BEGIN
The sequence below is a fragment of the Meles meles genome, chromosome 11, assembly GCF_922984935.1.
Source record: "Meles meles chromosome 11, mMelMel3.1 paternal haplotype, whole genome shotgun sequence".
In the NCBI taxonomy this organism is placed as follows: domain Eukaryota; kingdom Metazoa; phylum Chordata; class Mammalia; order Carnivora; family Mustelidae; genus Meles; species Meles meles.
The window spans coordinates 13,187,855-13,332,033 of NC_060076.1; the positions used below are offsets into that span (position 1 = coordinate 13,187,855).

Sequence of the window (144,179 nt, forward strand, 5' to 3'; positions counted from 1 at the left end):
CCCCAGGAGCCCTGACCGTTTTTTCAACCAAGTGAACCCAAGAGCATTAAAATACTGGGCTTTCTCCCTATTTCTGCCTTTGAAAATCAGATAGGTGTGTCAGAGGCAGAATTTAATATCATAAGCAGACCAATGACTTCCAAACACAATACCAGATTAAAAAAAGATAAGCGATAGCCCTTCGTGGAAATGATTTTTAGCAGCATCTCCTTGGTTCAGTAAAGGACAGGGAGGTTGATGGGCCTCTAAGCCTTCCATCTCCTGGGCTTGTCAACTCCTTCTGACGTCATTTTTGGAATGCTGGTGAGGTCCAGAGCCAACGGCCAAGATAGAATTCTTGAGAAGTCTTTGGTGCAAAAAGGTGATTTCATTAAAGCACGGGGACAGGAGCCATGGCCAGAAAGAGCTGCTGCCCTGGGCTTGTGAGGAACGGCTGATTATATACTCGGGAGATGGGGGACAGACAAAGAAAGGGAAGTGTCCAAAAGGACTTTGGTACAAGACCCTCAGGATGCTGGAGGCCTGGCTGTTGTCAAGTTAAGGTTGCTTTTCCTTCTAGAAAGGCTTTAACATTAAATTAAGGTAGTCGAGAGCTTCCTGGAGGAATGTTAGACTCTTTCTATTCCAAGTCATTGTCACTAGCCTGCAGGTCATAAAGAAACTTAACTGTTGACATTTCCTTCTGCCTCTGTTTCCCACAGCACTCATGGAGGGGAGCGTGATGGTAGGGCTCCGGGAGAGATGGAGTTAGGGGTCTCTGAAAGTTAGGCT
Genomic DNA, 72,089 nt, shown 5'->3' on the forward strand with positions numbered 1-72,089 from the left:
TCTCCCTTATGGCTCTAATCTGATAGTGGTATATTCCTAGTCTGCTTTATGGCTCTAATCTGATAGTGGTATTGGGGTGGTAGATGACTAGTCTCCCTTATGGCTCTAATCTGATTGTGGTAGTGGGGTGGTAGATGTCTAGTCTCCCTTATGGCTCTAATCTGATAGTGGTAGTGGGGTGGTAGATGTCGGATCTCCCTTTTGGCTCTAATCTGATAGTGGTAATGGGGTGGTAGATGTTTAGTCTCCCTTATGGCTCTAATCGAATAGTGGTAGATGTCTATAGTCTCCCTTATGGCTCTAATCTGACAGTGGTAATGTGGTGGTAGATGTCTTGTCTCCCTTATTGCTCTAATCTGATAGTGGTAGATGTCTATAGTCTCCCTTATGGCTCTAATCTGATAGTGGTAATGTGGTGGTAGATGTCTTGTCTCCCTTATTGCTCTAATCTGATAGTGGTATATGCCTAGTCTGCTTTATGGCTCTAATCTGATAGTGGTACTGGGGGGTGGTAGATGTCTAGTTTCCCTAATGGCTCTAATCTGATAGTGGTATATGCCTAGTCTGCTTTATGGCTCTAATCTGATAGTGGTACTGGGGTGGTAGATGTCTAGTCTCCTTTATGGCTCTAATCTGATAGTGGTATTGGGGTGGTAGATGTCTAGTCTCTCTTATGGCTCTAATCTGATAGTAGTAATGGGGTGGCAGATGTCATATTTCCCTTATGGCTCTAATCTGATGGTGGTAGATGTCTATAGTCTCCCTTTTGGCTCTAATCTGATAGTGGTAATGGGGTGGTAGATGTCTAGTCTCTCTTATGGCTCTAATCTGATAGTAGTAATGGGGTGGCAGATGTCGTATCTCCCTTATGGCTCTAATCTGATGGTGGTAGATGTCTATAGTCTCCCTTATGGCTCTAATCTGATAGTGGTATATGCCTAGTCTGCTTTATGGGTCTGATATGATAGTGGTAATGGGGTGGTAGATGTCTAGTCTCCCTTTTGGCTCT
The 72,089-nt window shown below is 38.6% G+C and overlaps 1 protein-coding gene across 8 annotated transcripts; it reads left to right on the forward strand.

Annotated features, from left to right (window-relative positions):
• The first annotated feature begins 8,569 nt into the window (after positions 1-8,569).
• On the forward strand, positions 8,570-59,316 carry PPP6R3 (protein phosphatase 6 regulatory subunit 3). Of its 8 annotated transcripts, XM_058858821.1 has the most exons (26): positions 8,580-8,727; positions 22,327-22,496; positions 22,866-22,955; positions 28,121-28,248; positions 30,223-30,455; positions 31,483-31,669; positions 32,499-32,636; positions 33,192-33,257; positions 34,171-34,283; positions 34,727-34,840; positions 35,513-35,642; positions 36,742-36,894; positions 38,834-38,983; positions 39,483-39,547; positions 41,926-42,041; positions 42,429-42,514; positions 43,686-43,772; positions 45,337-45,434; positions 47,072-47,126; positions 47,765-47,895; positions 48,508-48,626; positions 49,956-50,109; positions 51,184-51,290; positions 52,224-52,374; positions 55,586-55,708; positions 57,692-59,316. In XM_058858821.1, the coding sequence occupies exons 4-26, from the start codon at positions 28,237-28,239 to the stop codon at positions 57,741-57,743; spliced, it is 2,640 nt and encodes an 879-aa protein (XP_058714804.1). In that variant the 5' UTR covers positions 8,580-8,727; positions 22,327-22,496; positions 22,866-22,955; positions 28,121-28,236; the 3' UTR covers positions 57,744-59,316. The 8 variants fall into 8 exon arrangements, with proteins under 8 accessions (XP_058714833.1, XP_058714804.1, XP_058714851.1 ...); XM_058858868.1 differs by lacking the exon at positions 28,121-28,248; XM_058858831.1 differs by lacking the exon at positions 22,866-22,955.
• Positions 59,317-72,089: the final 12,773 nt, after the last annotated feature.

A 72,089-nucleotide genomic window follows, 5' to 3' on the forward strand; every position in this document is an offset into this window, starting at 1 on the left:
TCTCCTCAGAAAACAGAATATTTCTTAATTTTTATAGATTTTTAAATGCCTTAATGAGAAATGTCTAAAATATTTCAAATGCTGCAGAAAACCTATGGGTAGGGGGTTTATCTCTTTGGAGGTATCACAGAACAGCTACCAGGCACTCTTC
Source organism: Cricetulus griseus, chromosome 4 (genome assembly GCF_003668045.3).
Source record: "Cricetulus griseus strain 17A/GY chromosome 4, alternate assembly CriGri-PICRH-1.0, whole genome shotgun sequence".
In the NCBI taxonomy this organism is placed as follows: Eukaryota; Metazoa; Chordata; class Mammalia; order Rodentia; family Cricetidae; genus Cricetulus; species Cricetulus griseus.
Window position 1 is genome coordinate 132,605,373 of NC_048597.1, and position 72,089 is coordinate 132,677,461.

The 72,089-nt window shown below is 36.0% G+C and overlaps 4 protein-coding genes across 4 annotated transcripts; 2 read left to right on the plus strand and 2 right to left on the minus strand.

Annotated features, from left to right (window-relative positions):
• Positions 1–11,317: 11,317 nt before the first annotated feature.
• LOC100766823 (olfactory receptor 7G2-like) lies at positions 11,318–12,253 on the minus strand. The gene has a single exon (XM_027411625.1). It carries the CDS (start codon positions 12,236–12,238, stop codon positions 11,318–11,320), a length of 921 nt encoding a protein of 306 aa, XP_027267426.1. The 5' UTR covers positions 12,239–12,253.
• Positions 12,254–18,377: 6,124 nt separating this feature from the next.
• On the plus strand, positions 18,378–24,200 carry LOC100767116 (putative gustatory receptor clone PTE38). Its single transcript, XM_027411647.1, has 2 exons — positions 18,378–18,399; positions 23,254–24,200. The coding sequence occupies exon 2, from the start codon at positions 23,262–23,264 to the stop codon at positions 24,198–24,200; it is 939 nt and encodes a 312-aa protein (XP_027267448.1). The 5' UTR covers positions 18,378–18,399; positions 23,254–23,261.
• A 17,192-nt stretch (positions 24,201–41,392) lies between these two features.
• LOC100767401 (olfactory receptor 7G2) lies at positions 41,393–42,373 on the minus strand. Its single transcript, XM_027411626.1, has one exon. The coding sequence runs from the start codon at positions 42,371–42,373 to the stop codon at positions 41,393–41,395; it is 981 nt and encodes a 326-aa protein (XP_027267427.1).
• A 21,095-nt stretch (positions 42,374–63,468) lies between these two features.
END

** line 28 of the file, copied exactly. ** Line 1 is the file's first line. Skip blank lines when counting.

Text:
• A 21,095-nt stretch (positions 42,374–63,468) lies between these two features.